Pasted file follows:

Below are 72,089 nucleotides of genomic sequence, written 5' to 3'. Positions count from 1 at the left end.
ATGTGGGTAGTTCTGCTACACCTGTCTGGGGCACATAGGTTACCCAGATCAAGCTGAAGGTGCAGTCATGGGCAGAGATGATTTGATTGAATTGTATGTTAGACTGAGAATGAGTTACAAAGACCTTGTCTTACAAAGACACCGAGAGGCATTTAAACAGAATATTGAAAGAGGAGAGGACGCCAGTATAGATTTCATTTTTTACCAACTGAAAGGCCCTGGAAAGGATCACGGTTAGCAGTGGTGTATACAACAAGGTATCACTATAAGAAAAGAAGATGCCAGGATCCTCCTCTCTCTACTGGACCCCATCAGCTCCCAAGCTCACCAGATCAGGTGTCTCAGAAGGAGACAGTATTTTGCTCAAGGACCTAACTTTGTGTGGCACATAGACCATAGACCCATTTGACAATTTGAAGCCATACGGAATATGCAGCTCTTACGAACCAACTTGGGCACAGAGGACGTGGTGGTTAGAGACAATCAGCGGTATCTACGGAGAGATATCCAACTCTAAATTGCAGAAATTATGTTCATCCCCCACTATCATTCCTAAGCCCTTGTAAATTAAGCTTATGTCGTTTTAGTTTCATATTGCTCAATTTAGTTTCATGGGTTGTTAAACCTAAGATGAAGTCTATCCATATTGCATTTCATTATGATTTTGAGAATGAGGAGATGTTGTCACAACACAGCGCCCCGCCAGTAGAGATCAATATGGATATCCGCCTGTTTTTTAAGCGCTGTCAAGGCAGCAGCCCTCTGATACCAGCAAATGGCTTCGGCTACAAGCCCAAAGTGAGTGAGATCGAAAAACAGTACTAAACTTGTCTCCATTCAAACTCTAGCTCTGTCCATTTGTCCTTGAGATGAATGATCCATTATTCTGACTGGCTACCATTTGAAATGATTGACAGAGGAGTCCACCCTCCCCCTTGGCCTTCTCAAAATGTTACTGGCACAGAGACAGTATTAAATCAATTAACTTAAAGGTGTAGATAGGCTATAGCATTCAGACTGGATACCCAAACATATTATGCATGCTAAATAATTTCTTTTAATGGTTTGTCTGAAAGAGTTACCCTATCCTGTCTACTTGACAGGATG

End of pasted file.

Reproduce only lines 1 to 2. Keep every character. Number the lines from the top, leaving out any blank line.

Below are 72,089 nucleotides of genomic sequence, written 5' to 3'. Positions count from 1 at the left end.
ATGTGGGTAGTTCTGCTACACCTGTCTGGGGCACATAGGTTACCCAGATCAAGCTGAAGGTGCAGTCATGGGCAGAGATGATTTGATTGAATTGTATGTTAGACTGAGAATGAGTTACAAAGACCTTGTCTTACAAAGACACCGAGAGGCATTTAAACAGAATATTGAAAGAGGAGAGGACGCCAGTATAGATTTCATTTTTTACCAACTGAAAGGCCCTGGAAAGGATCACGGTTAGCAGTGGTGTATACAACAAGGTATCACTATAAGAAAAGAAGATGCCAGGATCCTCCTCTCTCTACTGGACCCCATCAGCTCCCAAGCTCACCAGATCAGGTGTCTCAGAAGGAGACAGTATTTTGCTCAAGGACCTAACTTTGTGTGGCACATAGACCATAGACCCATTTGACAATTTGAAGCCATACGGAATATGCAGCTCTTACGAACCAACTTGGGCACAGAGGACGTGGTGGTTAGAGACAATCAGCGGTATCTACGGAGAGATATCCAACTCTAAATTGCAGAAATTATGTTCATCCCCCACTATCATTCCTAAGCCCTTGTAAATTAAGCTTATGTCGTTTTAGTTTCATATTGCTCAATTTAGTTTCATGGGTTGTTAAACCTAAGATGAAGTCTATCCATATTGCATTTCATTATGATTTTGAGAATGAGGAGATGTTGTCACAACACAGCGCCCCGCCAGTAGAGATCAATATGGATATCCGCCTGTTTTTTAAGCGCTGTCAAGGCAGCAGCCCTCTGATACCAGCAAATGGCTTCGGCTACAAGCCCAAAGTGAGTGAGATCGAAAAACAGTACTAAACTTGTCTCCATTCAAACTCTAGCTCTGTCCATTTGTCCTTGAGATGAATGATCCATTATTCTGACTGGCTACCATTTGAAATGATTGACAGAGGAGTCCACCCTCCCCCTTGGCCTTCTCAAAATGTTACTGGCACAGAGACAGTATTAAATCAATTAACTTAAAGGTGTAGATAGGCTATAGCATTCAGACTGGATACCCAAACATATTATGCATGCTAAATAATTTCTTTTAATGGTTTGTCTGAAAGAGTTACCCTATCCTGTCTACTTGACAGGATG